We recommend that any SIP element not the originator of a message and not inserting a location be enjoined from inserting a "Location- Routing-Allowed" header.
3.6. Behavior of Back-to-Back User Agents
Back-to-back user agent (B2BUA) behavior is often difficult to proscribe. There are many uses of B2BUAs, and the rules that apply to location would depend on the actual use case. This section suggests what any SIP mechanism arising from this document might wish to consider with regard to B2BUA behavior.
In most uses of B2BUAs, they act as a simple intermediary between the nominal originating and nominal terminating UAs, that is, a proxy that does something proxies aren't allowed to do. In such cases, the B2BUA must conform to any new routing-allowed mechanism if it chooses an outgoing route. As this document advises proxies, <retransmission-allowed> does not apply to the B2BUA in this case, and the B2BUA must copy the LI, the new routing-allowed, and existing <retransmission-allowed> values.
Where the B2BUA in fact does act as an endpoint (terminating the session and originating a different session), <retransmission- allowed> applies to it, and it must not copy location if <retransmission-allowed> is "no". If it chooses a route for the outgoing leg, any new routing-allowed mechanism applies to it.
Encryption lets the originator control who, including B2BUAs, is allowed to see location. On the other hand, using encryption with LI, which is needed for routing, is problematic, in that it is often difficult to know in advance which elements do location-based routing. Similarly, using Location-by-Reference instead of location- by-value provides additional control to the originator over B2BUA behavior by controlling who can dereference. See Section 3.4 for more guidance on this trade off.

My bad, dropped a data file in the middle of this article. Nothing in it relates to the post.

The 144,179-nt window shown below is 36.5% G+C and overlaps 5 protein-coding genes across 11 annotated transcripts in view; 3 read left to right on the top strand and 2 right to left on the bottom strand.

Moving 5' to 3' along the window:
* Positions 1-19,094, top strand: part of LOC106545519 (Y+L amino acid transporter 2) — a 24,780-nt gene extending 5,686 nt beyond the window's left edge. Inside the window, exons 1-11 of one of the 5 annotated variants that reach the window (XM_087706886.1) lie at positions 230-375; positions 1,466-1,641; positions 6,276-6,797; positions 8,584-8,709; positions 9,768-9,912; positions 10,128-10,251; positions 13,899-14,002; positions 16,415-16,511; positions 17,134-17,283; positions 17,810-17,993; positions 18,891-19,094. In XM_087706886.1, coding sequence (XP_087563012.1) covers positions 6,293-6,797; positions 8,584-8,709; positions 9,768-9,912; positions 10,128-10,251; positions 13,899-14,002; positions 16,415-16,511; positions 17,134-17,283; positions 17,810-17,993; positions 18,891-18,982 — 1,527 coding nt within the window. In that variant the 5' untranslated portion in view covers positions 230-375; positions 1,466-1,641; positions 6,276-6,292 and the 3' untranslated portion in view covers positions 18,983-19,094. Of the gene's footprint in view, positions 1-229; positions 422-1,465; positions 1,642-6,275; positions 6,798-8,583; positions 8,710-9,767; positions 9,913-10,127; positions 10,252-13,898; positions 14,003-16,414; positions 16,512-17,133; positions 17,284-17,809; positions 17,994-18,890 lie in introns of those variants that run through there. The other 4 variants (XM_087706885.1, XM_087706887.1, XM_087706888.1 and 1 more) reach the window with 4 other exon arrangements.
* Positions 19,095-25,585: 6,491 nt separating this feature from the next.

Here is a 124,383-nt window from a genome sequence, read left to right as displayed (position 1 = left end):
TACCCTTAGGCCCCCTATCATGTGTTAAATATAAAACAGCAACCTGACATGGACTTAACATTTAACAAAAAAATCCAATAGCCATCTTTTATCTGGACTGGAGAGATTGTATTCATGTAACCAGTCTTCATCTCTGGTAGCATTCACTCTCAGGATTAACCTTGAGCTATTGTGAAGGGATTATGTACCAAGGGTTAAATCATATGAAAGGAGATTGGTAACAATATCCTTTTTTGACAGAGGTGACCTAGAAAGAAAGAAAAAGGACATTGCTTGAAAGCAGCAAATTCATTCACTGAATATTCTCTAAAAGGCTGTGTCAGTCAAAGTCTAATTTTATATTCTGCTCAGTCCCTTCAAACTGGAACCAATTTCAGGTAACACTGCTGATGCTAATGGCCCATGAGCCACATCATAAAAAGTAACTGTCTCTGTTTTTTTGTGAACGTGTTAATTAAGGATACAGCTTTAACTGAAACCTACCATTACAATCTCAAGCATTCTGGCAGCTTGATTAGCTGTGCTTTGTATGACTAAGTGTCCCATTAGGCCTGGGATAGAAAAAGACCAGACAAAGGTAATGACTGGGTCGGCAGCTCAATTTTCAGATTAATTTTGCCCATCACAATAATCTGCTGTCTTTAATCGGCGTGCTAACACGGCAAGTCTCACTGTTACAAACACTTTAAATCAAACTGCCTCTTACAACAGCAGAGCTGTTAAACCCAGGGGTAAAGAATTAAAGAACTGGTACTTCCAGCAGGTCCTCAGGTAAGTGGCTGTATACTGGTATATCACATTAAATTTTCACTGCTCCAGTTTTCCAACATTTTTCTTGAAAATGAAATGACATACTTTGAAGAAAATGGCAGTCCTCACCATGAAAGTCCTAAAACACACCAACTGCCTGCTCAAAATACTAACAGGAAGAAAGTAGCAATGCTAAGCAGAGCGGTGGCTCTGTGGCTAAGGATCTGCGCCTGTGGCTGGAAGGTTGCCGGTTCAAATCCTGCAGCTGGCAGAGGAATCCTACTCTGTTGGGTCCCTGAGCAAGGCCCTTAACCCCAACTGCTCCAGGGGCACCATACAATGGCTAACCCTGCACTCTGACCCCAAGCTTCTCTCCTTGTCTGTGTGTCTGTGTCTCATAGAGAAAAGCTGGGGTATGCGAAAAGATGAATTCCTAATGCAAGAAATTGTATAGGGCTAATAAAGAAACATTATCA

4. Security Considerations
The privacy and security implications of distributing location information are the fundamental subject of this document.
James Polk provided a series of questions regarding the specifics of the Location-Routing-Allowed mechanism, and this resulted in the recommendations in Section 3.4. Thanks to Brian Rosen for the text on B2BUAs.
6. Informative References
[LOC-CONVEY] Polk, J. and B. Rosen, "Location Conveyance for the Session Initiation Protocol", Work in Progress, March 2009. [RFC3261] Rosenberg, J., Schulzrinne, H., Camarillo, G., Johnston, A., Peterson, J., Sparks, R., Handley, M., and E. Schooler, "SIP: Session Initiation Protocol", RFC 3261, June 2002. [RFC3693] Cuellar, J., Morris, J., Mulligan, D., Peterson, J., and J. Polk, "Geopriv Requirements", RFC 3693, February 2004. [RFC4119] Peterson, J., "A Presence-based GEOPRIV Location Object Format", RFC 4119, December 2005.